When I am being optimistic, I like to think that His Holiness initiated this deaconess thing so that he can definitively sew the hammock shut navy style with a pair of cannon balls, put the last stitch through its nose (just to be sure), and sent it down to Davy Jones.
From Catholic World Report comes a hard-hitting editorial. Again, this is an opinion piece.
Here are some excerpts. Mind you, the original is salted through with quotes, so read the whole thing there, after getting the gist here:
Editorial: Pope Francis and the Matter of Female Deacons
by Carl E. Olson
Does Pope Francis have any idea of the needless can of worms he opened up with his statement earlier today, made to a gathering of superiors general of women religious communities, that the issue of female deacons should be revisited and possibly studied by a “commission”?
At length. In 2002, the International Theological Commission concluded a five-year study of the question of women deacons, initiated at the request of the Congregation for the Doctrine of the Faith.
[T]he 42,679 word document concludes that 1) deaconesses in the early Church were not participating in some form of holy orders, 2) nor were they even equivalent to deacons. But, of course, many of those pushing for deaconesses today are doing so for the sole purpose of having leverage for the ordination of women to the priesthood.
The “Francis effect”, apparently, means that anything and everything prior to 2013 is up for grabs. Why worry about an exhaustive five-year study from 14 years ago when we can another commission! After all, as Francis likes to remind us, the Holy Spirit is full of surprises, which apparently means the Holy Spirit is also not too concerned about what has gone before, or the reasons for it.
Which brings me back to the Holy Father. Why did he say what he did? If he truly is oblivious to the 2002 ITL study and all that has already gone into this topic, then one has to wonder about how prepared and studied he actually is.
Francis’ comment about having discussed this matters years ago with a professor is perhaps more revealing than it initially appears. I also had conversations with professors about these and related matters; I also, despite not being a professional theologian or a priest/bishop, am well aware of what the ITC has studied over the years, not to mention what the CDF has stated about a whole host of questions in recent decades. Why must we continually revisit matters that have been addressed in detail and are, in many ways, already set to rest in terms of magisterial teaching? Why not recognize that even if the Church revived a female diaconate today, it would cause far more confusion and dissent than it would anything else? Rather than invest more time and effort into such matters, why not zero in on the real and substantial challenges faced by the Church in 2016?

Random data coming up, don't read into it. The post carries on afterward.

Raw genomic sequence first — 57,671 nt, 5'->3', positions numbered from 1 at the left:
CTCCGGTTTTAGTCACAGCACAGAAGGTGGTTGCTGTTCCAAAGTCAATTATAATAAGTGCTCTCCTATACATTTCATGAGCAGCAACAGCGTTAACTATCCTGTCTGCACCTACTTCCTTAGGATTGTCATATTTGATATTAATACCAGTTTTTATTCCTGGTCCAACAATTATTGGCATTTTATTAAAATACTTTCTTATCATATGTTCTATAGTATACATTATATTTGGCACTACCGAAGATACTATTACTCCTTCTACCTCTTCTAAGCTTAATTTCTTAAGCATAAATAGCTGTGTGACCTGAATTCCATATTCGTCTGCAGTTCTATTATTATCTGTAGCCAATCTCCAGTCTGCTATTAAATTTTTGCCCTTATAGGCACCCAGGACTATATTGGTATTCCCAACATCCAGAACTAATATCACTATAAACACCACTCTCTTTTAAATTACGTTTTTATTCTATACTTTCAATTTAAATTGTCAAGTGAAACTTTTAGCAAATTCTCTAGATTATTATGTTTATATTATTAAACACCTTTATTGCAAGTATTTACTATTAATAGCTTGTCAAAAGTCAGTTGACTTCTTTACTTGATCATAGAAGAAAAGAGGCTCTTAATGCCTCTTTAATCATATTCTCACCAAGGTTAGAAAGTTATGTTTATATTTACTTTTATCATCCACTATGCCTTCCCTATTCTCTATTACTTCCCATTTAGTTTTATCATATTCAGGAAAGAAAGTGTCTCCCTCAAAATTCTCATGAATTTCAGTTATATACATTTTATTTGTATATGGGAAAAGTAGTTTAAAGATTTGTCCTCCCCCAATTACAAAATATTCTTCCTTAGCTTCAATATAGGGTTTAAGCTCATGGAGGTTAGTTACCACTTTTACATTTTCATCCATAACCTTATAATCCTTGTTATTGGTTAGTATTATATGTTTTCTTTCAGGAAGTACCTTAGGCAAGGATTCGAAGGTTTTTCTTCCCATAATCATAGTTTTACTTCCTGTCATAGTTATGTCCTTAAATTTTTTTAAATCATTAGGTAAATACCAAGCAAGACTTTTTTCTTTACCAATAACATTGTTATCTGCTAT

Yes, the Holy Spirit is full of surprises, but being surprised is not the same thing as being confused.
Okay… that’s a “No” vote from Mr. Olsen.
Preparations Prior to the Burial
The Ship: The sails should be adjusted so she is cocked up to the weather, some sails full of drive and some laid all a’back, so the ship is motionless.
Topgallant Yards a-cock-bill to signify a death and a burial. Lift lines out of trim to speak grief. The entry port on the starboard gangway to windward, and open.
The Body: canvas shrouded, with two cannon balls at the feet for weight, to insure sinking. The canvas should be sewn in place, starting at the feet, with the last stitch through the nose of the corpse, to check the person is indeed deceased. The body is then placed on an 8 man mess table, and covered with a Red Ensign.
Crew Formation: Crew gathered to witness the service, under immediate command of the Bosun. Position of the crew not specified due to various different ships’ deck configurations.
Forms of Prayer to be Used at Sea
From the Anglican Book of Common Prayer, 1662
The Order for the Burial of the Dead
Here is to be noted, that the Office ensuing is not to be used for any that die unbaptized, or excommunicated, or have laid violent hands upon themselves.
The Priest and Clerks meeting the Corpse […] and going before it […] shall say, or sing,
I AM the resurrection and the life, saith the Lord: he that believeth in me, though he were dead, yet shall he live: and whosoever liveth and believeth in me shall never die. St. John xi. 25, 26.
KNOW that my Redeemer liveth, and that he shalt stand at the latter day upon the earth. And though after my skin worms destroy this body, yet in my flesh shall I see God: whom I shall see for myself, and mine eyes shall behold, and not another. Job xix. 25, 26, 27.
HE brought nothing into this world, and it is certain we can carry nothing out. The Lord gave, and the Lord hath taken away; blessed be the Name of the Lord. 1 Tim. vi. 7. Job I. 21.
As the deceased and the burial party approach the entryway the Bosun orders: “Ship’s Company… Off hats.”
After they are come to the entry port, shall be read one or both of these Psalms following. Dixi, custodiam. Psalm 39.
Priest departs with burial party. Bosun orders: “Ship’s Company… Dismissed hats.”
Which it’s a burial at sea.